conceived that his majesty's present ministers had no right to ask Russia to communicate the secret articles of the treaty she had been forced to sign at Tilsit. If the emperor of Russia signed secret articles, he had pledged his honour that they should be secret, and we could not reasonably expect him to violate that pledge. At the same moment, however, and in the same breath, that we denied the power of Russia to be a fair guarantee between us and France, and rejected that mediation, we solicited it as between us and Denmark, and thought that,, in that case, her. guarantee Was quite sufficient. If the late ministers, however, did not send an army to the assistance of Russia, it was because no army which this country could send had the smallest chance of turning the fate of the last unfortunate campaign. The greatest force that was ever spoken of as possible to attempt a diversion with, was 30,000 British troops and 15,000 Swedes. This force, collected at Stralsund, could have had but very little 442 effect on the campaign. It would not have prevented the defeat of the Russians, and if the event of the battle had even turned out the other way, and that the French had been defeated, still that force would have been too small to throw in the rear of such an immense army on its retreat. It was impossible that this force could have acted upon the flank of the enemy, for they were covered by great rivers, the Oder and the Vistula. In such an expedition, our risk would not be merely an army, but it would be the army of G. Britain. This certainly should not be risked, unless there was a probability of gaining some most important advantage. The fact was, that the late ministers were convinced upon the fullest consideration, that the troops which they could send were not likely to produce any important effect, and that there was only one chance remaining for Europe. To that one chance they paid the utmost attention. That chance was that Austria might be brought to move, and that if the Austrian army marched down to the Lower Elbe, behind the communications of the French army, in that case Europe would have had a fair chance of its deliverance. If that chance had occurred, the circumstances would have arrived in which the late ministers would have been prepared to co-operate with a military force. Combined with the Austrians, every thing might be hoped for; but if merely combined with the Swedes, the danger that our army would run was much greater than any chance they could have of altering the fate of the campaign. It appeared from all accounts, that the French army had a superiority over the Russians of at least 60,000 men; and when it was considered in how different a manner the two armies were commanded, it could not be supposed that any reinforcement we could have sent would have out-balanced this disproportion in numbers. He utterly denied that the Russians had ever any prospect of success, although their soldiers gained immortal honour at Eylau. it was a military policy in all countries to endeavour to keep the people in good humour by giving very favourable accounts of their military successes; but the fact was, that in the battle of Pultusk, (which they claimed as a victory,) they were defeated with the loss of 80 pieces of cannon, and the Russian army would have been utterly annihilated, if the badness of the roads had not prevented a division of the 443 the French army from coming up in time.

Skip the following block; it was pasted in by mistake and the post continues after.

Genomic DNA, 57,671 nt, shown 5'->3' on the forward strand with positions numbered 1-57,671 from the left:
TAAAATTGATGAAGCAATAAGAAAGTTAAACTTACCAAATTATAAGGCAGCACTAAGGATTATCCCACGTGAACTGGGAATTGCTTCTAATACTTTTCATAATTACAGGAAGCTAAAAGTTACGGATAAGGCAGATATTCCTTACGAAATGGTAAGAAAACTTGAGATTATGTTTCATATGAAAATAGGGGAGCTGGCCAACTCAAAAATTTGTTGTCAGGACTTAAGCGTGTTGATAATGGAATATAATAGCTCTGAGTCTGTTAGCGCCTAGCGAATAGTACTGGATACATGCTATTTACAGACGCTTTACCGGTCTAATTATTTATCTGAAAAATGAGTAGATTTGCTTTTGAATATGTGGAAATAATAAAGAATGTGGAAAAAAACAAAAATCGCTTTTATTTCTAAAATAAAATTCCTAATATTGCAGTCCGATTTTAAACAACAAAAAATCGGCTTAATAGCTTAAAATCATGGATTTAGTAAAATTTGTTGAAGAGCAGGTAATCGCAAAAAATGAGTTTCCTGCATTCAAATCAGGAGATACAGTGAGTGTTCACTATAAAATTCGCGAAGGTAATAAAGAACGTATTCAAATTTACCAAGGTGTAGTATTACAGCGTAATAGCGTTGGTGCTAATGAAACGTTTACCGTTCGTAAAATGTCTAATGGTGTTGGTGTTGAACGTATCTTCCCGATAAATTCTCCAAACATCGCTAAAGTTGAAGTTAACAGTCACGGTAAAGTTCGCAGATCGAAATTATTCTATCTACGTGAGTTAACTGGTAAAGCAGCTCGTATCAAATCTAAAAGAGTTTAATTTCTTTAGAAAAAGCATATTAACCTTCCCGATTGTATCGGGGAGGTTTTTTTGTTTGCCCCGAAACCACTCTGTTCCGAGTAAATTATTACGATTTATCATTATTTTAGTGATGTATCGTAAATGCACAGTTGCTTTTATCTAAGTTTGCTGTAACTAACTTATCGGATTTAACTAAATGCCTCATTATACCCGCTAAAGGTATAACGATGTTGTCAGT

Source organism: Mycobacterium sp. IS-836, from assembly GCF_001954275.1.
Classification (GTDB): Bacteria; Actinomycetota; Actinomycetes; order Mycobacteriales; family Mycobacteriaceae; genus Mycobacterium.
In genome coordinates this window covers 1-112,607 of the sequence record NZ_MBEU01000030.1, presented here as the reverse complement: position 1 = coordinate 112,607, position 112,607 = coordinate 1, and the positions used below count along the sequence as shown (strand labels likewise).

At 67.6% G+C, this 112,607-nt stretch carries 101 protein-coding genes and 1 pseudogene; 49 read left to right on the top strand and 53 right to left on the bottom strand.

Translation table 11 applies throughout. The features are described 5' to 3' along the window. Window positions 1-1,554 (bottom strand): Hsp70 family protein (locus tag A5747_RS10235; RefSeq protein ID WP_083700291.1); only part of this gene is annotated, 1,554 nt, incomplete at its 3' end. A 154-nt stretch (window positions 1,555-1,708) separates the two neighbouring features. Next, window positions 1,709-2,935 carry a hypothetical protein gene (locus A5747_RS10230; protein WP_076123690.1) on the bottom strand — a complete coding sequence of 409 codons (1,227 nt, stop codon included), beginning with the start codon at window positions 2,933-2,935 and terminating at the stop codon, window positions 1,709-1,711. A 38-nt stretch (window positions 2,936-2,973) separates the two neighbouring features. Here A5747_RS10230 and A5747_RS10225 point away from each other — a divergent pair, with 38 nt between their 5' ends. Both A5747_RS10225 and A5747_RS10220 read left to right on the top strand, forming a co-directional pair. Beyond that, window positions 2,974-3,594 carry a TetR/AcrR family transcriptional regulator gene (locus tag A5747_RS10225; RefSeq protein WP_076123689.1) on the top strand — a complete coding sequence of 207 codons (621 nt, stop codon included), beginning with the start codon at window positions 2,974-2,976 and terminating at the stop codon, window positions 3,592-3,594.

§ Lord Hutchinson
hoped the house would allow him to state some matters which, from the situation he had held, were within his own personal knowledge. The Russian army never had any chance of succeeding in the campaign, or even in the battle of Eylau, where they fought so bravely. The French had certainly the victory. They remained for ten days in the field of battle, and immediately after made themselves masters of the magazines at Elbing, and returned to their cantonments, where they effectually covered the blockade of several strong towns, which afterwards surrendered to them. At that time the king of Prussia retired from Konigsberg to Memel, and not thinking himself quite safe there, had even engaged a house at Riga. On the 23d of Feb. he wrote to ministers, mentioning that a French general had arrived at Memel to propose a separate peace; and if the count de Zastrow supported the idea of a separate peace, it was not because he was less attached than any other man to the cause of Prussia and the continent, but because he knew the situation of Russia and Prussia, and was convinced that they had no chance by continuing the contest. In the beginning of April he had had a long conversation with the emperor of Russia, who afterwards referred him to one of his ministers, who told him, that as soon as the Russian guards came up they would be superior in number to the French, and were determined to attack them. The Russians neither knew the force that opposed them, nor how much their own numbers in the field were inferior to their armies upon paper.—The noble lord was then proceeding to state the nature of different dispatches between him and the present ministers, when
§ Earl Bathurst
rose to order. He thought it was completely out of order for any noble lord to state, at his own pleasure, all the conversations between kings and emperors, which, from his official situation, he might have heard, or to divulge the confidential communications which took place between him and his government; and if it was competent for any one individual to do so, it was equally competent for any other individual in his majesty's service.
The Duke of Norfolk
said, that whether the noble lord acted right or not in entering into these details, they were completely relevant to the question under dis- 444 cussion, and therefore that he could not be said to be out of order.
§ Lord Grenville